If you haven’t yet come across Sojourner’s travel blog, then I’m happy to introduce you both. As you’ll read below, this world traveler has a knack for writing and shares her travel stories on her own page, Sojournies. In this week’s interview, I’m lucky to have the chance to hear from Sojourner on her journey and what fuels her wanderlust. Read on for her take on balancing school and travel, traveling the world as a black woman, and what to do with all the safety advice for wandering women. Thank you, Sojourner, for sharing your travel tales with Suitcase Six!
Tell us about yourself?
Hey! I’m Sojourner and I love pancakes, family, wine, chocolate and traveling. I graduated from Bradley University in 2016 with a Bachelor’s of Arts in Psychology, Spanish and Women’s and Gender Studies before moving abroad as a Fulbright Scholar to teach English in Logroño which is in the northern region of La Rioja (aka Spanish Wine Country). Prior to Fulbright, I studied abroad in Granada, Spain the spring semester of my junior year which fueled my desire to return abroad. Now back in the USA working a 8 to 5, I feed my travel craving by writing on my blog Sojournies. It’s a mix of travel, lifestyle and food! I’ve been journaling since I learned how to write, so now I’m an open book (literally) on the web.
Why do you travel?
Traveling has become one of the most important things in my life and always has been constant. I have family from Michigan to Georgia and California to Pennsylvania, so as a child I was traveling for holidays and summer vacations yearly. I’ve grown to international travel after two stints in Spain, getting lost, excited and frustrated along the way. It’s by no means easy and as a black woman with an afro some days and Marley twists the next, I feel like a walking cultural landmark at times. However, I would never let that stop me from seeing the world. I travel to explore. I travel for the many generations of family who couldn’t. I travel to learn. I travel to see the beautiful and not-so beautiful areas of the world. I travel to experience other cultures. I travel because it’s where I feel at peace. My name is Sojourn-er so it’s not that surprising right? Hahaha.
How do you balance work and travel?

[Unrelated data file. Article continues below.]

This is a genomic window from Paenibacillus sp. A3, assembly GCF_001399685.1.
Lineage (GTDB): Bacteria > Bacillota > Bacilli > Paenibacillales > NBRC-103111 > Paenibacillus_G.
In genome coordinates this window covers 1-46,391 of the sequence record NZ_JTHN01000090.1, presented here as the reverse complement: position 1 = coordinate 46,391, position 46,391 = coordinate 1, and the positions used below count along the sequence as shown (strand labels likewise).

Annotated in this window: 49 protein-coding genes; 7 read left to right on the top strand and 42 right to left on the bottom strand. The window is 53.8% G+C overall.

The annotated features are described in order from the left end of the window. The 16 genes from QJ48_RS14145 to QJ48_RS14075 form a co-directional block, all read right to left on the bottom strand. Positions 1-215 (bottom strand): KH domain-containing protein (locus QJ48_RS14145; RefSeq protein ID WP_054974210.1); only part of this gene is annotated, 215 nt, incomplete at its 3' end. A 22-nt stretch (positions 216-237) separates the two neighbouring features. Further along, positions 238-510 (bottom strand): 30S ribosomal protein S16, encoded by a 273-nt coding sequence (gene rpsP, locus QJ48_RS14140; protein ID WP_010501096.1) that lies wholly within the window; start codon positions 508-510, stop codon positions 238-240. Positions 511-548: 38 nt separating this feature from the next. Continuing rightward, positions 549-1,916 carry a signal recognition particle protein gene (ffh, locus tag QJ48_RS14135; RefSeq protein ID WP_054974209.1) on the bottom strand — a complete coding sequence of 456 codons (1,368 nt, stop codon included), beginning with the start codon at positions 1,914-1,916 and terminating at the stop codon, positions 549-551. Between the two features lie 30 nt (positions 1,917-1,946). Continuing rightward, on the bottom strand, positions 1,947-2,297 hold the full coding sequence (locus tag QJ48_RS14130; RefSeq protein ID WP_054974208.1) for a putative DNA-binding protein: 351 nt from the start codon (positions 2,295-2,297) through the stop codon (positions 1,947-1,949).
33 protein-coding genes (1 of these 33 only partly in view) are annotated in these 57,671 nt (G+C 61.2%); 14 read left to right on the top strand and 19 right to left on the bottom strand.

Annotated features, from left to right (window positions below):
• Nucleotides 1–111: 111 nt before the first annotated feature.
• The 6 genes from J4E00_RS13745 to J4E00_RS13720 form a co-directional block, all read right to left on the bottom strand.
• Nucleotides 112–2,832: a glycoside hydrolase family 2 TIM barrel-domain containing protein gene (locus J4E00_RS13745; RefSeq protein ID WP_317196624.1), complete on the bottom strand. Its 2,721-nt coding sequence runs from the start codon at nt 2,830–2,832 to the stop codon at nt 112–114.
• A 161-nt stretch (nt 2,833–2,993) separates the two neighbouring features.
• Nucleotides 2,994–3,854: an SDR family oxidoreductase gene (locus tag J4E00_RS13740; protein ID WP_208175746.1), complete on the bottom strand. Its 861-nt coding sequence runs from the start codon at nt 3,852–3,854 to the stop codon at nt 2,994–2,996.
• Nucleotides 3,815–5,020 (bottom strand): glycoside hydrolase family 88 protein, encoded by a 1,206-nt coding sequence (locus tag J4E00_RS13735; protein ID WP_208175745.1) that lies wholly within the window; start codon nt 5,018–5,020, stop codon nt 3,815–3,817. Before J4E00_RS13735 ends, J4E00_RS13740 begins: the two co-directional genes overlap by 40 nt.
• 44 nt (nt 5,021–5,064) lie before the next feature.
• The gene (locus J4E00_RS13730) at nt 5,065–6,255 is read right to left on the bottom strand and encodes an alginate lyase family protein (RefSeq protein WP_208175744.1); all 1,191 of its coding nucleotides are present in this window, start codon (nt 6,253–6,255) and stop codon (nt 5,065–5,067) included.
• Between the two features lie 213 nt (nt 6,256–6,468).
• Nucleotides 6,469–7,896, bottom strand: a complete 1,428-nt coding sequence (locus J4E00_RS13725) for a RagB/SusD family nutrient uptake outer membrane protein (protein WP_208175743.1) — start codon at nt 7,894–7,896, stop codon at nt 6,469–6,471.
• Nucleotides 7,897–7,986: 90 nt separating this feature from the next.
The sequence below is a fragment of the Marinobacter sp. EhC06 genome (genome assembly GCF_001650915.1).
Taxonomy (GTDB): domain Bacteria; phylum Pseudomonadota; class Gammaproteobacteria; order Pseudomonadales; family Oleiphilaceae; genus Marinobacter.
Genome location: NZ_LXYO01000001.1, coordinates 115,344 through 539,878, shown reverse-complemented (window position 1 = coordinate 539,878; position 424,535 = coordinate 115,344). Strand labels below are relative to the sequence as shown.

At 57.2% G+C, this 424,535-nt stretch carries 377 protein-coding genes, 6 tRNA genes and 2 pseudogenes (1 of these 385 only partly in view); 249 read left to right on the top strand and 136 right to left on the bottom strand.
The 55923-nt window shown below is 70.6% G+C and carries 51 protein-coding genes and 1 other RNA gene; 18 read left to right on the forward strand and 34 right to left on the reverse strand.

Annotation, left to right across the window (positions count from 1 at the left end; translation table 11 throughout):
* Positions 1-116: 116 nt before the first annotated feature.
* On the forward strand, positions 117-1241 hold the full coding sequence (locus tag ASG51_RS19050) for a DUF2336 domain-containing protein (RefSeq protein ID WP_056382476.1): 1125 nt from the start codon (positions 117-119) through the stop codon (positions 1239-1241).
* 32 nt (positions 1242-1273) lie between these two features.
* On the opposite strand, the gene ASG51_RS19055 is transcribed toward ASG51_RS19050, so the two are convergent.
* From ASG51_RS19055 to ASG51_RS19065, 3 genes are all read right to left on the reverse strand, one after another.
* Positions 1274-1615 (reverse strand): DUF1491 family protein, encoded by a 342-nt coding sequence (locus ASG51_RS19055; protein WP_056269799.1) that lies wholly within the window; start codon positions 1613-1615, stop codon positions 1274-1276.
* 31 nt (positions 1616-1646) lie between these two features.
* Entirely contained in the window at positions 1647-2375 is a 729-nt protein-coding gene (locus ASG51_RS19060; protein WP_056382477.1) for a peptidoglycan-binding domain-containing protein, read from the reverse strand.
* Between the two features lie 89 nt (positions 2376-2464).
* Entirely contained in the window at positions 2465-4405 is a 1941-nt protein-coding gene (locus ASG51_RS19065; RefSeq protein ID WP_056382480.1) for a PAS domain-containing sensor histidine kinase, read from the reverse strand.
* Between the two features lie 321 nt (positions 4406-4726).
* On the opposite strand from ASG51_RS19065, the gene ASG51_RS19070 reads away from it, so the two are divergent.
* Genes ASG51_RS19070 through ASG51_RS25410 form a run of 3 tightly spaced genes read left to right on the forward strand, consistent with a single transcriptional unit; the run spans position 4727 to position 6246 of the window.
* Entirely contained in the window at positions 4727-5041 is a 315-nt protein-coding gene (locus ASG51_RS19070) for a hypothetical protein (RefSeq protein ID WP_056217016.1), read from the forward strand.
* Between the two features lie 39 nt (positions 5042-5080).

For balancing between work and travel, I would say plan ahead. Before I leaving on the weekends when I studied abroad, I finished my homework before I left. The same for teaching. I would plan lessons for the following week beforehand because I knew I would be asleep on the bus back to Logroño from the Madrid airport. As for blogging, which is my current “traveling,” I write ahead too. I like to put out a post a week and I do so by writing multiple posts at once. I also use Hopper and stalk The Flight Deal on Facebook to catch good prices for when I know I’ll have longer holiday breaks. Planning ahead is key.
What’s the best lesson you’ve learned from your travels?
The best lesson I’ve learned from my travels has been to expect the unexpected. Even with the perfect itinerary or picturesque destination, something can always go wrong. Go with it. Embrace it. You can’t let that deter you from living your best life!
Oh gosh! I have so many. I would say one of my favorites was crashing a wedding in the Rif Mountains in Morocco. I was studying abroad in Granada, Spain that semester and part of our program was the Morocco Exchange. It’s a non-profit that uses exchange programs to enhance intercultural understanding and dispel stereotypes between Western and Islamic cultures with a homestay experience in Rabat and trips to Tangier, Sale, the Rif Mountains and Chefchauoen. We talked about politics, education, oppression, movies, racism, alcohol, religion, music, etc. with Moroccan college students and I had an adorable, 3-year old host brother for the 7 days. In the Rif Mountains we were visiting a Moroccan family of the program (who had the BEST couscous) and the locals in the village invited us to dance during a pre-reception of sorts. It was the most unexpected thing ever that TripAdvisor or any travel blog could never tell you to do. I felt soooo carefree! I will never forget it.